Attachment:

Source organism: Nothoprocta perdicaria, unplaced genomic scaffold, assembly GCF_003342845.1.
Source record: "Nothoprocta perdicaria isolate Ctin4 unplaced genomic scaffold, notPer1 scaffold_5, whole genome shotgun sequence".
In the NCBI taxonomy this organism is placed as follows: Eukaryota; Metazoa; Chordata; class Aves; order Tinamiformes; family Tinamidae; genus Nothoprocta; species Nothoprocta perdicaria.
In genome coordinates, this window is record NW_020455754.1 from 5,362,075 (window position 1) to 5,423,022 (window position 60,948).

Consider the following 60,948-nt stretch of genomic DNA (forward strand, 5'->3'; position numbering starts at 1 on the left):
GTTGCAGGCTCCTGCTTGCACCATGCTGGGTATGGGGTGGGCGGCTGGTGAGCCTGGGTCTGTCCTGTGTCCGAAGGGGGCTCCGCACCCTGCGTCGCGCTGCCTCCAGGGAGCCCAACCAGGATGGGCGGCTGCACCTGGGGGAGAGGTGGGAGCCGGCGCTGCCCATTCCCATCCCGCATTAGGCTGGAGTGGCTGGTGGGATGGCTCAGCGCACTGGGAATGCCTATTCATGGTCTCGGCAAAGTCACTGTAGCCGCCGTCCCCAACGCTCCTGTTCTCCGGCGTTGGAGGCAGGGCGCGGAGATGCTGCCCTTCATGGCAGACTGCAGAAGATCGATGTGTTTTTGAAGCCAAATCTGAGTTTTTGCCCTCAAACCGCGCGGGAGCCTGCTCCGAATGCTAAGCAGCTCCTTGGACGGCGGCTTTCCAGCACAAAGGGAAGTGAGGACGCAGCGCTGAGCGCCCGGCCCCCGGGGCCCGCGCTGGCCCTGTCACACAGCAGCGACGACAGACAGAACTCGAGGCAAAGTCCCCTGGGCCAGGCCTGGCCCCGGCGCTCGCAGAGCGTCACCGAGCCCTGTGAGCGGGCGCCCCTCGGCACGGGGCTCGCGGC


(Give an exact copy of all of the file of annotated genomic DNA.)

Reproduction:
Source organism: Nothoprocta perdicaria, unplaced genomic scaffold, assembly GCF_003342845.1.
Source record: "Nothoprocta perdicaria isolate Ctin4 unplaced genomic scaffold, notPer1 scaffold_5, whole genome shotgun sequence".
In the NCBI taxonomy this organism is placed as follows: Eukaryota; Metazoa; Chordata; class Aves; order Tinamiformes; family Tinamidae; genus Nothoprocta; species Nothoprocta perdicaria.
In genome coordinates, this window is record NW_020455754.1 from 5,362,075 (window position 1) to 5,423,022 (window position 60,948).

Consider the following 60,948-nt stretch of genomic DNA (forward strand, 5'->3'; position numbering starts at 1 on the left):
GTTGCAGGCTCCTGCTTGCACCATGCTGGGTATGGGGTGGGCGGCTGGTGAGCCTGGGTCTGTCCTGTGTCCGAAGGGGGCTCCGCACCCTGCGTCGCGCTGCCTCCAGGGAGCCCAACCAGGATGGGCGGCTGCACCTGGGGGAGAGGTGGGAGCCGGCGCTGCCCATTCCCATCCCGCATTAGGCTGGAGTGGCTGGTGGGATGGCTCAGCGCACTGGGAATGCCTATTCATGGTCTCGGCAAAGTCACTGTAGCCGCCGTCCCCAACGCTCCTGTTCTCCGGCGTTGGAGGCAGGGCGCGGAGATGCTGCCCTTCATGGCAGACTGCAGAAGATCGATGTGTTTTTGAAGCCAAATCTGAGTTTTTGCCCTCAAACCGCGCGGGAGCCTGCTCCGAATGCTAAGCAGCTCCTTGGACGGCGGCTTTCCAGCACAAAGGGAAGTGAGGACGCAGCGCTGAGCGCCCGGCCCCCGGGGCCCGCGCTGGCCCTGTCACACAGCAGCGACGACAGACAGAACTCGAGGCAAAGTCCCCTGGGCCAGGCCTGGCCCCGGCGCTCGCAGAGCGTCACCGAGCCCTGTGAGCGGGCGCCCCTCGGCACGGGGCTCGCGGC